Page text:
2. I think, as was widely reported over the weekend, I hear no one from the NFL sent Donald Trump a letter regarding the timing of the presidential debates. The NFL obviously doesn't want one of the three debates on a Sunday night and another one on a Monday night, because it will thin the ratings for two big NFL games. But I’m told there was no correspondence about it. I doubt it will affect the ratings more than a point or two, unless there's a blowout early. (In one of the games, not one of the debates.)
3. I think nothing is guaranteed about a rookie coach’s eventual success in his first week of training camp as a head coach. Absolutely nothing. But a coach can show his new team a lot about who he is early on, and he also can bond with the players. And reading Jenny Vrentas’ piece about Ben McAdoo on our site Saturday, I was impressed by McAdoo’s self-awareness when she asked him about his first speech to his full squad last week. McAdoo told Vrentas: “They are looking at me like, This guy is a white man, he’s the head coach of the Giants before he is 40 years old. How can he identify with us? I just told them, ‘Hey, I have never walked in the shoes of a black man. I have never walked in the shoes of a woman. I have never walked in the shoes of a police officer, or I have never walked in the shoes of someone in a religion other than what I know. But I choose empathy over violence.’” That’s an impressive way to begin to identify with your players, I believe, and to humble yourself before them.
4. I think Gil Brandt is amazing. Brandt is 83, and among his several jobs, works as a radio host for SiriusXM NFL Radio. These days, the satellite channel is doing a string of training camp shows, featuring a number of player and coach interviews over the course of three-hour shows. Check out Brandt’s itinerary for one portion of his trip:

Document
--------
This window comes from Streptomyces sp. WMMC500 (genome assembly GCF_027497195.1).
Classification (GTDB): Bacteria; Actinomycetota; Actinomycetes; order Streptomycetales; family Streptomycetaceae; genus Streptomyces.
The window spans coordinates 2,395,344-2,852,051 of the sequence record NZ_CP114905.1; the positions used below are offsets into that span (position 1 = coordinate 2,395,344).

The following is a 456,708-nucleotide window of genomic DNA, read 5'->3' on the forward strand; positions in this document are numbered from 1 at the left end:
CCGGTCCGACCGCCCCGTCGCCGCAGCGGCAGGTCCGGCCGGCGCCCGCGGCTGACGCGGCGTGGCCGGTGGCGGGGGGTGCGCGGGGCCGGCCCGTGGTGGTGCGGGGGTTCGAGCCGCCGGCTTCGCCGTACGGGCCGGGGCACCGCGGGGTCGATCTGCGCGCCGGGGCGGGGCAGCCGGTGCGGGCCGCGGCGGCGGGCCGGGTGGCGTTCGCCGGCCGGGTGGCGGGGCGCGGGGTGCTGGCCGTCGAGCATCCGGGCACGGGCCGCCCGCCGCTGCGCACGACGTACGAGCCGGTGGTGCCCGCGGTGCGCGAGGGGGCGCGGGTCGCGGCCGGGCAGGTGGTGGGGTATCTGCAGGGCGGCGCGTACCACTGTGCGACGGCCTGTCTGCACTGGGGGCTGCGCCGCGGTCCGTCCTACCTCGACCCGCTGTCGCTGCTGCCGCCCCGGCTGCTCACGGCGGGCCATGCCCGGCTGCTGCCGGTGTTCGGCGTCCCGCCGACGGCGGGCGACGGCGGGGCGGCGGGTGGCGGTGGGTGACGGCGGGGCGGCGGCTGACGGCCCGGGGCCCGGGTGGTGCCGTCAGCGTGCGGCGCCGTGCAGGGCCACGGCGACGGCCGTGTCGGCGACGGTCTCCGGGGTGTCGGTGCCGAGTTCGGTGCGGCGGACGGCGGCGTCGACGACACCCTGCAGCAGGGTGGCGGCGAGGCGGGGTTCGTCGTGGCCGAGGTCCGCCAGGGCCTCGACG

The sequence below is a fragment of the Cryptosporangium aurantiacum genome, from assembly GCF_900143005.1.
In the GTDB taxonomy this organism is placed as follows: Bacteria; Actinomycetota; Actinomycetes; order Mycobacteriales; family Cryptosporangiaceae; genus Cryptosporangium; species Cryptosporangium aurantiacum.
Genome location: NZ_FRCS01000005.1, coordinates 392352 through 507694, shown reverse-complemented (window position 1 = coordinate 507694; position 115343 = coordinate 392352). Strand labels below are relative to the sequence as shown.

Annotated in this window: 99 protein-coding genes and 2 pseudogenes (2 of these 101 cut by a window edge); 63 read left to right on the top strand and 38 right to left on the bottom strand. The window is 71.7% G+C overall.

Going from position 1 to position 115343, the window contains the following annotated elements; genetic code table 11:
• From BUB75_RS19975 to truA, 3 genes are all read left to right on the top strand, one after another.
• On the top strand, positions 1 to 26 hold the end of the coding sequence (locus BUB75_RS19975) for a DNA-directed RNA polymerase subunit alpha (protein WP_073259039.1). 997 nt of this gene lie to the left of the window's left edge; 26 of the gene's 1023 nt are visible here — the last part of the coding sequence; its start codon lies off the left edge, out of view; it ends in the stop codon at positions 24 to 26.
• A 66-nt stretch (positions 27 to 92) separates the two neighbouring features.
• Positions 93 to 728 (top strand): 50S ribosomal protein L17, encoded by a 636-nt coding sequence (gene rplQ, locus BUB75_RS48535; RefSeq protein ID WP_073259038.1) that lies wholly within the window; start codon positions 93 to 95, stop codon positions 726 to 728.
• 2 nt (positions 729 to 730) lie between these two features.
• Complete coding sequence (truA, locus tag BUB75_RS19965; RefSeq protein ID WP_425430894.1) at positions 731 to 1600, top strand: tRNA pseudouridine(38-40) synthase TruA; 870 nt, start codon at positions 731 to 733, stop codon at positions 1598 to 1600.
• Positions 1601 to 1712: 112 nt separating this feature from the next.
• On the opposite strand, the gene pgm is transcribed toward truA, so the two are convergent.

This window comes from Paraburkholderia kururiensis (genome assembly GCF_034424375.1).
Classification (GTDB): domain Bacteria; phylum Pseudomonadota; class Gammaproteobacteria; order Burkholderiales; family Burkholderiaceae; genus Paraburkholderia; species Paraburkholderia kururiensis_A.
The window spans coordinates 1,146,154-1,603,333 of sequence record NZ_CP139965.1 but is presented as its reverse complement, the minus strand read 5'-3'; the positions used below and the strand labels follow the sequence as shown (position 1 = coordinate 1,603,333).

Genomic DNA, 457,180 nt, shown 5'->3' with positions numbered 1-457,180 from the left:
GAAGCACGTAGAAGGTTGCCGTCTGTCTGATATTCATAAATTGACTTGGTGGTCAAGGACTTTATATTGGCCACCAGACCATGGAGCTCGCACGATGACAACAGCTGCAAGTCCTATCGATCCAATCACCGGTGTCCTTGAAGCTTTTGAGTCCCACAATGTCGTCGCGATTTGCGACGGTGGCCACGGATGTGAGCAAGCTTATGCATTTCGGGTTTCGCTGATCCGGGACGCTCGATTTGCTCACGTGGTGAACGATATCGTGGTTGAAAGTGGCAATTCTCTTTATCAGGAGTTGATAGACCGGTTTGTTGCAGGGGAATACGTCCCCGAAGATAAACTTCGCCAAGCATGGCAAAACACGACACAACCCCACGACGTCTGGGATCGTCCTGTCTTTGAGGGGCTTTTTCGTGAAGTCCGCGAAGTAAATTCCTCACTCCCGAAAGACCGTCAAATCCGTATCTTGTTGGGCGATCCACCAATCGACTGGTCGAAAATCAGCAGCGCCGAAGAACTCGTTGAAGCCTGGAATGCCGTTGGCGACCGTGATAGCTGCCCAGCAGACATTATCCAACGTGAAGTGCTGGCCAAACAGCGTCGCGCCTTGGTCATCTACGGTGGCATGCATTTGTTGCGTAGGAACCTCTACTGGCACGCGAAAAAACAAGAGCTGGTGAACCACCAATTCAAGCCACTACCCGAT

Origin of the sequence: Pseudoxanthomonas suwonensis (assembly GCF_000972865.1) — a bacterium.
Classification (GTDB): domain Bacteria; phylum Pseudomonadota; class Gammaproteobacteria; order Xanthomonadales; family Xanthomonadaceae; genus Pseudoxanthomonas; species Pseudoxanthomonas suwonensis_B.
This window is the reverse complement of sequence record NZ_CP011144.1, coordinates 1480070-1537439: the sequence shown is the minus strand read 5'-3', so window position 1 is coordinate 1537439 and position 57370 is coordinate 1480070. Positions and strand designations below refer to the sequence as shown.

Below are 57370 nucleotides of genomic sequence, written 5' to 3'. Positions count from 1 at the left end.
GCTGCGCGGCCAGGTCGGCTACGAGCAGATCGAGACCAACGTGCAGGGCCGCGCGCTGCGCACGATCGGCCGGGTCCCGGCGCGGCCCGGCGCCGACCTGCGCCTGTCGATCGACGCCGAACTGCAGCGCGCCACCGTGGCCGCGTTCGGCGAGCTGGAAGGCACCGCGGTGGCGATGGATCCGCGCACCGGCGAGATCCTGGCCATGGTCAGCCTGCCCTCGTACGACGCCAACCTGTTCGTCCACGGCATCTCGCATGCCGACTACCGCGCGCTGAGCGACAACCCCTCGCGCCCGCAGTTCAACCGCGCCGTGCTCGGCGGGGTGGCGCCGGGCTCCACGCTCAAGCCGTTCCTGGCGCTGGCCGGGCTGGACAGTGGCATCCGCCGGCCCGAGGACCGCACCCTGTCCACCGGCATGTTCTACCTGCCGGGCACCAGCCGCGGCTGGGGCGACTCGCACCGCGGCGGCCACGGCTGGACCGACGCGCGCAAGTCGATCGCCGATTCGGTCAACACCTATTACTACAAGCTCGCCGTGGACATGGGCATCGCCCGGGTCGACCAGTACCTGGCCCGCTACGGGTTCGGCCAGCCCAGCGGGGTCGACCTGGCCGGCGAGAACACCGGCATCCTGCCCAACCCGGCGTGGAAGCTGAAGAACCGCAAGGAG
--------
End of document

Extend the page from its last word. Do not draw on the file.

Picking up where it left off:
• Wed., Aug. 3: Rams show, from camp in Irvine, Calif. Drive to airport after show ends at 7 p.m. PT. Board red-eye flight for Cleveland for Hall of Fame ceremonies.
• Thurs., Aug. 4: Land in Cleveland at 5:30 a.m. Drive one hour to Canton and begin to record a series of interviews Thursday and Friday for Hall of Fame radio shows.
• Sat., Aug. 6: Do the Hall of Fame show in Canton.
• Sun., Aug. 7: Fly from Canton-Akron to Atlanta. Record interviews for Monday show.
• Mon., Aug. 8: Do show from Falcons camp in Flowery Branch, Ga. Drive to Atlanta airport after the show. Fly to Houston.
• Tue., Aug 9: Do show from Texans camp in Houston. Drive to Intercontinental Airport in Houston after the show. Fly to Phoenix.
• Wed., Aug. 10: Do show from Cardinals camp in Glendale. Drive to Phoenix airport after the show. Fly to San Diego.
• Thurs, Aug. 11: Do show from Chargers camp. Drive to San Diego airport after show. Fly home to Dallas.
The man likes his life. And he can tell a story.
5. I think the only apt reaction to the question in Patriots training camp the other day about whether Tom Brady would reclaim his starting job in Week 5 no matter how Jimmy Garoppolo plays in the first four weeks came from Bill Belichick. He shook his head and muttered, “Jesus Christ.”